A protoplanet known as Theia slammed into the Earth about 4.5 billion years ago and a fragment resulted formed the moon. Theia must have been very large, nearly the size of Earth at the time of impact. Now, scientists say that remnants of that protoplanet can still be found, lodged deep inside Earth. Theia’s impact transformed Earth’s surface into a roiling magma ocean and later the continents formed.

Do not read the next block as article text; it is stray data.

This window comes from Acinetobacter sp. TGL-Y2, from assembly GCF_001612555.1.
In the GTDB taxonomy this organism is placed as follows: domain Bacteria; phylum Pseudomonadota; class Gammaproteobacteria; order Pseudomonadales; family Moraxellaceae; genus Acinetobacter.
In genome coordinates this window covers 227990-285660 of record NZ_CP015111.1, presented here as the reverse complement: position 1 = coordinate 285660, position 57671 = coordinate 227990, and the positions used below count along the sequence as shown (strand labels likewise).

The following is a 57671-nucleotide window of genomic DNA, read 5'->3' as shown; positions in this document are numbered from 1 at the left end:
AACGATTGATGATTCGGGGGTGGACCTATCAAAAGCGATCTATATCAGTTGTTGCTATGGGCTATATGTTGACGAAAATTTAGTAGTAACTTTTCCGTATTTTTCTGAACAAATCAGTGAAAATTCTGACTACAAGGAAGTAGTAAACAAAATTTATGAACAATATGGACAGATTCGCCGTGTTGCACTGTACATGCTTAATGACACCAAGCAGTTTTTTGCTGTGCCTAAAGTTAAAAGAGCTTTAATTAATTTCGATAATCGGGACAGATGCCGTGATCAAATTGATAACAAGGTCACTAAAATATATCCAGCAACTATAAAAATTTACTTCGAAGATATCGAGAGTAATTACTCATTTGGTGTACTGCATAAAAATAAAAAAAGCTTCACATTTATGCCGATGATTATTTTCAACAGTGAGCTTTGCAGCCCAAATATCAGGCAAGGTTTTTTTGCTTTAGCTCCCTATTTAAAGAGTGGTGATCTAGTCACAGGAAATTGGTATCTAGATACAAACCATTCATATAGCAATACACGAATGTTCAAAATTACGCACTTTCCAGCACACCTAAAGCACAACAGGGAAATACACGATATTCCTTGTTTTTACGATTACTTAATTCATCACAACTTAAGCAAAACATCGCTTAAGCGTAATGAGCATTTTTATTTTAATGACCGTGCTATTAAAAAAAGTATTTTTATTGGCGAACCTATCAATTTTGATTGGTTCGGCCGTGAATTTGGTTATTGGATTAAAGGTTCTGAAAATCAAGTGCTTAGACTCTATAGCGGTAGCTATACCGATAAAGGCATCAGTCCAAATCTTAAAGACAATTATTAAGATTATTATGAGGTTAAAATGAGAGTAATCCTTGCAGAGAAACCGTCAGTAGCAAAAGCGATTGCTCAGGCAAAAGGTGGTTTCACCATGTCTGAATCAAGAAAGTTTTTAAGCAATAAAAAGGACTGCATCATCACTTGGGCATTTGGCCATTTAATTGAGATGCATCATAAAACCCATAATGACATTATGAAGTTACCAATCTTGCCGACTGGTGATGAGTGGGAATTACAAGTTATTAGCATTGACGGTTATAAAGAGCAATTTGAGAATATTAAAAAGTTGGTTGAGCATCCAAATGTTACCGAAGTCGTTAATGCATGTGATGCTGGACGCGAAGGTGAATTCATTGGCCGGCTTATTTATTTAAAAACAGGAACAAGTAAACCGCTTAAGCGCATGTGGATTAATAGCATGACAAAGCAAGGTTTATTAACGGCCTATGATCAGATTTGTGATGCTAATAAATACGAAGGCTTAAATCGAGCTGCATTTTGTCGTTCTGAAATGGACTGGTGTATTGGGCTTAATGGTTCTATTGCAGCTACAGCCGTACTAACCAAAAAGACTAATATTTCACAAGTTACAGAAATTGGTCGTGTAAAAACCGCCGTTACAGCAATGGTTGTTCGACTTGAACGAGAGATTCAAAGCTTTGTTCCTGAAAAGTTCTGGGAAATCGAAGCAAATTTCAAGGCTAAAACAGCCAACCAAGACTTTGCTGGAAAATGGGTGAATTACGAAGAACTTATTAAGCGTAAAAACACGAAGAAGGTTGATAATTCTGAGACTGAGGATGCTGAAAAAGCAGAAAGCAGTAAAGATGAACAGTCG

Last week, Qian Yuan, a doctoral student in geodynamics at Arizona State University suggested that dense material from Theia’s mantle descended deep beneath the Earth’s surface, accumulating into what we now know as “the blobs.” “I think [the idea is] completely viable until someone tells me it’s not,” Edward Garnero, a seismologist at ASU Tempe who was not involved in the work, told Science. The theory was presented at the 52nd Lunar and Planetary Science Conference 2021. The scientists believe two mysterious dense zones 1,000 miles beneath the Earth’s surface are actually “left-over Theia mantle materials.” A 2016 NASA-funded study also postulated that the Earth could actually be two planets, itself and Theia , that fused together when they collided. The “continent-sized” areas are the largest portions of Earth’s interior, so understanding how they formed and how they persist could help push Earth science forward.